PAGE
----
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Cecile Raley Designs — gemstones

My Trip To Tanzania - Safari in Africa

Posted by Cecile Raley on

Of course, one of my days in Tanzania had to be spent on safari. Hiring a jeep and driver for the day is expensive: $250 plus gas and park entrance fee, which is $53 for whites and $5 for locals, or rather, for African blacks, since Honorine who is from Rwanda and Doreen who is from Kenya, also just paid $5. Instead of getting a jeep, we negotiated with a local driver who borrowed a minivan from a...

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Madagascar Part 3 - More Gem Buying and Saying Farewell

Posted by Cecile Raley on

After I had been in Madagascar for four days, the brokers started to get to know my taste in gems, called their vendors in return and produced nicer pieces for me. You see the broker is only the middle man (or woman in this case). Some brokers know a lot, some don't. But they are told to make a high price and then see. If you come back with reasonable offers (not trying to rip them off but also...

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My Trip to Madagascar, Famadihana

Posted by Cecile Raley on

As I reported in my previous blog post, I got a very intimate sense of living in Madagascar when I was invited to an exhumation. The locals call it 'Famadihana': Turning of the Bones. This is the tradition of exhuming the bodies of the dead, which takes place every 3-7 years, depending on the family's wishes. The body is removed from the mausoleum or dug out of the ground. Bodies are wrapped in...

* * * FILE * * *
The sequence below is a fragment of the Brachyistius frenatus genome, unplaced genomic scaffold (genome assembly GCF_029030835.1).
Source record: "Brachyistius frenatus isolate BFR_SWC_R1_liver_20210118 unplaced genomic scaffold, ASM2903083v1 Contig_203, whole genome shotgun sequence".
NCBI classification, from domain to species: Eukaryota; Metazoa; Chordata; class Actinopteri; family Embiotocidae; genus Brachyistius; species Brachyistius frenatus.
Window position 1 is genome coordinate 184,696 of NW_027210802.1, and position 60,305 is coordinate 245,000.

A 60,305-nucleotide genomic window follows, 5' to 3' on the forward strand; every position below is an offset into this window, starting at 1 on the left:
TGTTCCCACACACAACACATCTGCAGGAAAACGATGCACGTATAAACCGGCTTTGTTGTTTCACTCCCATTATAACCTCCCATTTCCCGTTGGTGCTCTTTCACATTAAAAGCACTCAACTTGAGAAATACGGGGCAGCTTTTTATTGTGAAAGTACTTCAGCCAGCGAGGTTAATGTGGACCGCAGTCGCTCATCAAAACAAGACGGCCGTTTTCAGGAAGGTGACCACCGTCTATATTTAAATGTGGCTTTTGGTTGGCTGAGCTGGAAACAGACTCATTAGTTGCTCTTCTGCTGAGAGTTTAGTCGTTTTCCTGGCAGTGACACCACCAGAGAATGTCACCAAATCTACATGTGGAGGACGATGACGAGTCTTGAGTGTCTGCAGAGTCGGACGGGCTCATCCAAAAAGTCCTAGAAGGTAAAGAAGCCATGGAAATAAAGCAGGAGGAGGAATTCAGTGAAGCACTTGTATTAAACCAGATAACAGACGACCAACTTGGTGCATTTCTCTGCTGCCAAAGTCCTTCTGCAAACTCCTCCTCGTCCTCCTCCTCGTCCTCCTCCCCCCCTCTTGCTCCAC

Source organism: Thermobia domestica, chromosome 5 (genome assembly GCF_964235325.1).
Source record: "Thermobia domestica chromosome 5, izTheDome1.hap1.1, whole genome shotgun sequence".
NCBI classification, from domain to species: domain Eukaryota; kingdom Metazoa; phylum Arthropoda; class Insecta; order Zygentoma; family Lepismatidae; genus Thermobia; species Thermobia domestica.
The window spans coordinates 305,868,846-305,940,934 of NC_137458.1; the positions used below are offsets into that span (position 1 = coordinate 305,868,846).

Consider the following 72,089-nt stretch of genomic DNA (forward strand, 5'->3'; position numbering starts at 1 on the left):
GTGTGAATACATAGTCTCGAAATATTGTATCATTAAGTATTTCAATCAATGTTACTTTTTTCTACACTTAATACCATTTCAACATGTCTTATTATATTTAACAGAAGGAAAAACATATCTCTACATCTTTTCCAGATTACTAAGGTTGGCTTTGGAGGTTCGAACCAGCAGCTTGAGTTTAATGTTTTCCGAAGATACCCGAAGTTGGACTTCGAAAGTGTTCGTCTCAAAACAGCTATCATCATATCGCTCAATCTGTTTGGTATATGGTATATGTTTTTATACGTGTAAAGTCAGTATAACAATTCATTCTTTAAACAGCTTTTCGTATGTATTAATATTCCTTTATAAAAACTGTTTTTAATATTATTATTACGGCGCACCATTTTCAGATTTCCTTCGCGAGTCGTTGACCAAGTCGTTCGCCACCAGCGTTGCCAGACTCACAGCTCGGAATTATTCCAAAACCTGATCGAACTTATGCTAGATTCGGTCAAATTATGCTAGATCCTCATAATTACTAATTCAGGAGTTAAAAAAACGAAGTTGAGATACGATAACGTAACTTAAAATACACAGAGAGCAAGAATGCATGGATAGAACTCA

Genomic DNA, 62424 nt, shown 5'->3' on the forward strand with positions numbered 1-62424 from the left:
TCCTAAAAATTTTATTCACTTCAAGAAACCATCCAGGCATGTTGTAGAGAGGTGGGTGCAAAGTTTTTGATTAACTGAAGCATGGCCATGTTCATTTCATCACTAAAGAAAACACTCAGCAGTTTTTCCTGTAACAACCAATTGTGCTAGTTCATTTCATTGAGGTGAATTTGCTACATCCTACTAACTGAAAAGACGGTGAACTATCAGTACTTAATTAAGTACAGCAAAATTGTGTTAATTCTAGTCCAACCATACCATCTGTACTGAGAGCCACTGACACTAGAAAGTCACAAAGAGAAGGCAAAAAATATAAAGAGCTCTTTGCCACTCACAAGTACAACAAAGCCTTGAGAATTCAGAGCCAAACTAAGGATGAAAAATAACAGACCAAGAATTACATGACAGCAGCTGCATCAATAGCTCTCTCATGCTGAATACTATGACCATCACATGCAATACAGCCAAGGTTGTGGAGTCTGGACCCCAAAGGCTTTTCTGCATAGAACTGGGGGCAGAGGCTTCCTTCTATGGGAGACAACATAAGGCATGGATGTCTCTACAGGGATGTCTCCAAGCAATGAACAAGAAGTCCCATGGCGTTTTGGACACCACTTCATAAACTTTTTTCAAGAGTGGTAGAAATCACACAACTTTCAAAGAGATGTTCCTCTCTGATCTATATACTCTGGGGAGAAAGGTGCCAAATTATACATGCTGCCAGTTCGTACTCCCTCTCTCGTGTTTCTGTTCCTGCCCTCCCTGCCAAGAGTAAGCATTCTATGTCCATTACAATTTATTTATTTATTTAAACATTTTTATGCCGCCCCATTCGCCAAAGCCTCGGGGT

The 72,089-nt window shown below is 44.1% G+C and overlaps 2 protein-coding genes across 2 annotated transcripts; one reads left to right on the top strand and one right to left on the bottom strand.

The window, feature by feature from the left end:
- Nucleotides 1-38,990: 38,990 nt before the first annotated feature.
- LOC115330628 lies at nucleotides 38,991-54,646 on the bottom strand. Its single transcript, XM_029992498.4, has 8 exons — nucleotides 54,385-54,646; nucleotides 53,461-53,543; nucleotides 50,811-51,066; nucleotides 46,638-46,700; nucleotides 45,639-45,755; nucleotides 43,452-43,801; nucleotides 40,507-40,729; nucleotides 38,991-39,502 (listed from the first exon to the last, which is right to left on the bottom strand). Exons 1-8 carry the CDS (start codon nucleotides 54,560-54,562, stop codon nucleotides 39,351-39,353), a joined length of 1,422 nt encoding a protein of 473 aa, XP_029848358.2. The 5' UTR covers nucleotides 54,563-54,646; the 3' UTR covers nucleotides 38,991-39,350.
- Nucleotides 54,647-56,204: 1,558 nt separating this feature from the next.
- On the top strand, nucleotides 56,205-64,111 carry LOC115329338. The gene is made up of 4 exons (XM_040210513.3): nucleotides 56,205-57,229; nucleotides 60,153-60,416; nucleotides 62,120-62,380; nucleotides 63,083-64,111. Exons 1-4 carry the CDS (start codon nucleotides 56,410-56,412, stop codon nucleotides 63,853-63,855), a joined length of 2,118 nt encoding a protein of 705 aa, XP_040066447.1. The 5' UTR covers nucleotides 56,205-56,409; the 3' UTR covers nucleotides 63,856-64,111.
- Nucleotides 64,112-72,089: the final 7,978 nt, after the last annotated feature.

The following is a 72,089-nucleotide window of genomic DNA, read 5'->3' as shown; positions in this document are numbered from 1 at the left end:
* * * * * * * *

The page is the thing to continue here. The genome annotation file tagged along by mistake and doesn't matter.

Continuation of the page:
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My Trip To Madagascar - Part One

Posted by Cecile Raley on

We arrived safely in Antanarivo, Madagascar, after a few hiccups: baggage not checked through, plane delay, long lines upon arrival and a nail in the tire on the way to Antsirabe. We got to the airport at 2 a.m. The airport is small and a big plane from Italy arrived before us - too much for the police to handle so it took a while to get through all the lines. Our arrival party, Jochen's friend...

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How Are Gemstones Sourced, and is Their Sourcing Ethical?

Posted by Cecile Raley on

That is actually a question I come across fairly often in some shape or other.  I.e. are your gems ethically sourced, do they meet the Kimberly standards, are they Fair Trade?  I have written about this before, but I think it is time to revisit the issue.

Three observations, an anecdote, and finally an indeterminate conclusion: First observation. Most countries in which gemstones are mined these...

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